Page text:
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Spartans of UD - Eliana Berry

By University Relations Staff

Spartans of UD highlights what makes the University of Dubuque special - the people.

Eliana Berry, of Durant, Iowa, is a junior criminal justice and philosophy and ethics double major. A cadet in the Army ROTC - Eagle Company, Berry was captain of a five-person team that placed third at the TF Leavenworth Ranger Challenge this month at Camp Dodge. Nine universities participated.

Members of the five-person team were UD students Berry, Julius Boimah, Olivia Vergamini, and Eli Meite as well as University of Northern Iowa student Nicole Miller. The ROTC program is offered through a partnership with UNI.

What is the Ranger Challenge?

"The Ranger Challenge is the varsity sport of ROTC where many universities come together. The competition consists of marksmanship, a grenade assault course, weapons assembly, the Army Combat Fitness Test, a foot march, and more. It was very challenging mentally, physically, and intellectually, but it was also good team bonding and training."

What was it like being the team captain?

"Being the team captain was a growing experience for me, because I had to take that leadership role head on and plan and take care of the people on my team. The morale was high. It was there when we started and we just maintained it. We were super supportive of each other and our team worked really well together."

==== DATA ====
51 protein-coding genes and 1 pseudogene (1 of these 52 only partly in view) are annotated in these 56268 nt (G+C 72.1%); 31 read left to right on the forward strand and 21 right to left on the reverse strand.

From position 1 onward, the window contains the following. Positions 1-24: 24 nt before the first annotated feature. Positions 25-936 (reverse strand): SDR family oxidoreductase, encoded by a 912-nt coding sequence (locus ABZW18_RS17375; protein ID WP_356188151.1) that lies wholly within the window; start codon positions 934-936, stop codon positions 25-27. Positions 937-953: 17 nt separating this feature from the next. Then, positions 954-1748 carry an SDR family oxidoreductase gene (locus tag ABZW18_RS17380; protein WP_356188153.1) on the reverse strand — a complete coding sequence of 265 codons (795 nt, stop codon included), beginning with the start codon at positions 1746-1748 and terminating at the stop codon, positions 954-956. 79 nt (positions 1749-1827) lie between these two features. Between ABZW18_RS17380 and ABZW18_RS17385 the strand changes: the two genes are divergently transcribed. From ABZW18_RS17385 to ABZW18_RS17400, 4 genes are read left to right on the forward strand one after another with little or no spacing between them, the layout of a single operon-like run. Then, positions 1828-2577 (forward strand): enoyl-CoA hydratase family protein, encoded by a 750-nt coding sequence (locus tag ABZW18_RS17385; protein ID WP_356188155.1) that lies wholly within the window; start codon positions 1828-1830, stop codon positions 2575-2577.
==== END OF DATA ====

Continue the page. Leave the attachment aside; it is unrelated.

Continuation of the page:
What will you remember most from the TF Leavenworth Ranger Challenge?

"I will remember how important teamwork is and carrying each other through something that is so mentally, physically, and intellectually challenging. It's all about the people that you have surrounding you that really get you through it."

What have you gained from your time in ROTC?

"I gained a lot from ROTC. I would say not only the importance of your peers, but I've grown individually stronger than I ever would have thought I would have. It's just nice that I'm at the point in my life where I see everything that I'm majoring in or what I'm doing in my daily life tie together. I see my philosophy major tying into my leadership skills. It's just nice it's finally piecing together."

How do you balance ROTC with a double major in criminal justice and philosophy and ethics?

"My cadre here and my professors are very understanding of what it's like to have a full load. I haven't met someone who hasn't been understanding of the situation. That's been super nice because I don't think I could maintain and balance everything if it wasn't for my cadre and professors looking out for me at the same time."

Over the summer you participated in Project GO, a nationwide program open to all qualified ROTC students that offers fully-funded opportunities in critical language education, overseas study, and cross-cultural experience. Can you talk a little bit about that experience?

"I don't think I've ever encountered something where I was so doubtful of myself. It was ultimately 15 credits of Arabic squeezed into eight weeks. Arabic is one of the most frequently used languages in the military, and I knew that knowing that would help me in the long run whether it be in the military or the profession I want to go into. I also was waitressing all summer. I would get on my laptop by 8, I wouldn't get off my laptop until 5, I would work until 11, I would do three hours of homework of just studying, and then I would do it again and again and again. That was probably the most challenged I have been in my life."